Safe patient monitoring is challenging but still feasible in a neonatal intensive care unit with single family rooms

C. Pul, van, H.P.M.E. Mortel, van de, J.J.L. Bogaart, van de, T. Mohns, P. Andriessen

Onderzoeksoutput: Bijdrage aan tijdschriftTijdschriftartikelAcademicpeer review

21 Citaten (Scopus)
1 Downloads (Pure)

Samenvatting

Aim : Patient monitoring generates a large number of alarms. The aim of this study was to evaluate the rate, type and management of alarms and to determine the risks of a distributed alarm system in a neonatal intensive care unit (NICU) with single family rooms. Methods : A risk analysis was performed before implementation. Alarms from patient monitors recorded for a year were identified, classified and counted. The first alarms, which went to the nurse responsible for the patient, were distinguished from the repeat alarms that were generated if the nurse failed to respond within 45 sec. Results : The alarm handling protocol was changed as staff felt they needed a greater overview of the NICU alarms to avoid risks. In 1 year, 222 751 critical alarms including 12 309 repeat alarms were generated by patient monitors, equivalent to two alarms per patient per hour. Most of the alarms were oxygen desaturation alarms, followed by bradycardia alarms. About 3% of the desaturation alarms and 0.2% of the bradycardia alarms were repeated. Conclusion : Safe patient monitoring was challenging in a NICU with single family rooms, but possible by employing a distributed alarm system. The low number of repeat alarms indicated quick response times.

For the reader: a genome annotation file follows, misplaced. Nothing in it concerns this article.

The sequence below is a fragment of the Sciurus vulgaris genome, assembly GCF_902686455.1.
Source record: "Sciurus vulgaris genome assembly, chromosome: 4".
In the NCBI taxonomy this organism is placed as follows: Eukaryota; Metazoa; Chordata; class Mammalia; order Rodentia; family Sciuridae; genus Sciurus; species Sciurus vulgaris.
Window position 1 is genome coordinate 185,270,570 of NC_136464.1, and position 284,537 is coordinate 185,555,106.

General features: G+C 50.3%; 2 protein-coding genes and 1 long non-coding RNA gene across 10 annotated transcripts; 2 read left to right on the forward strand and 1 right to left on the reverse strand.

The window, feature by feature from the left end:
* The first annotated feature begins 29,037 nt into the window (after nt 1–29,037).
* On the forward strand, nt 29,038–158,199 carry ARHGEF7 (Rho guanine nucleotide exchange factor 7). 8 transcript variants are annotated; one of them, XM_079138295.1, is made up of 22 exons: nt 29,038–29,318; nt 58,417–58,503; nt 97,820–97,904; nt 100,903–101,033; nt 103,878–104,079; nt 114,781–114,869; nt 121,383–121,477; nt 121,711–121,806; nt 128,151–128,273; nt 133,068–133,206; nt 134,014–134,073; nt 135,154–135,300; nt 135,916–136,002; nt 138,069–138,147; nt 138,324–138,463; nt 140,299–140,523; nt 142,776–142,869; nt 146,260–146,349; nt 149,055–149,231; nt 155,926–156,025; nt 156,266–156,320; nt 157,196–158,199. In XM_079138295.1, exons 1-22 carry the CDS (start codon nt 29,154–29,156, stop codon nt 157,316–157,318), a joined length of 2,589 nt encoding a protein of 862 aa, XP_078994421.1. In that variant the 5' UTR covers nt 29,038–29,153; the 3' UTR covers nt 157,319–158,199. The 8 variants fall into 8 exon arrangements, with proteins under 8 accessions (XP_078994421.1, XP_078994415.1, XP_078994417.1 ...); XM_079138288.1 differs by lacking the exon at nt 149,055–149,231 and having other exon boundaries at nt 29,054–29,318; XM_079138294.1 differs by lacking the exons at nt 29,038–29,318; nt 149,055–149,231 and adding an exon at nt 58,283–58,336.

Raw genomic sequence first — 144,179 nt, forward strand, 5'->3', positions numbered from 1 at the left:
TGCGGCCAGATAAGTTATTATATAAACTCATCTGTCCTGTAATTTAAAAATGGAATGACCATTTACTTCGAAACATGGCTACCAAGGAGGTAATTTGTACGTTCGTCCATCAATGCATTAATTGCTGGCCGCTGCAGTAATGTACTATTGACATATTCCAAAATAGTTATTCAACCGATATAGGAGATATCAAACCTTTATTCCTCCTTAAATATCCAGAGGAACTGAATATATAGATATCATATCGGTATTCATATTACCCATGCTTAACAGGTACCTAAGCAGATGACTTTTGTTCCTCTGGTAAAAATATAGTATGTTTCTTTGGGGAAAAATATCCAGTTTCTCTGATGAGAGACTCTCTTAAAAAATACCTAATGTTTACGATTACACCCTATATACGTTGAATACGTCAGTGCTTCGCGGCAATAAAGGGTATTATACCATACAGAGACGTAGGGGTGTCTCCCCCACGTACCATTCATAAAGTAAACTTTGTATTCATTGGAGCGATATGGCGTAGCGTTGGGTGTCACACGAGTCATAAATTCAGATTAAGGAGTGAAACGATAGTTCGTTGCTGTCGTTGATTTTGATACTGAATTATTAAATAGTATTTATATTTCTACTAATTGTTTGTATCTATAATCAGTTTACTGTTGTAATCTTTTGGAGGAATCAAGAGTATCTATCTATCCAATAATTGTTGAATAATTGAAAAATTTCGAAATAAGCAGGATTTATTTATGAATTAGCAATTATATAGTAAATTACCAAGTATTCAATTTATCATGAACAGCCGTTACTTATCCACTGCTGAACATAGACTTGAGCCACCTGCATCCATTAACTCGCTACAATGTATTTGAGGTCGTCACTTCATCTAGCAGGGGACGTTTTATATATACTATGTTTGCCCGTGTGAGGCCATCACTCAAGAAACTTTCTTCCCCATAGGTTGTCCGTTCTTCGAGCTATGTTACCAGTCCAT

Originele taal-2Engels
Pagina's (van-tot)e247-e254
TijdschriftActa Paediatrica
Volume104
Nummer van het tijdschrift6
DOI's
StatusGepubliceerd - 2015

Vingerafdruk

Duik in de onderzoeksthema's van 'Safe patient monitoring is challenging but still feasible in a neonatal intensive care unit with single family rooms'. Samen vormen ze een unieke vingerafdruk.

Citeer dit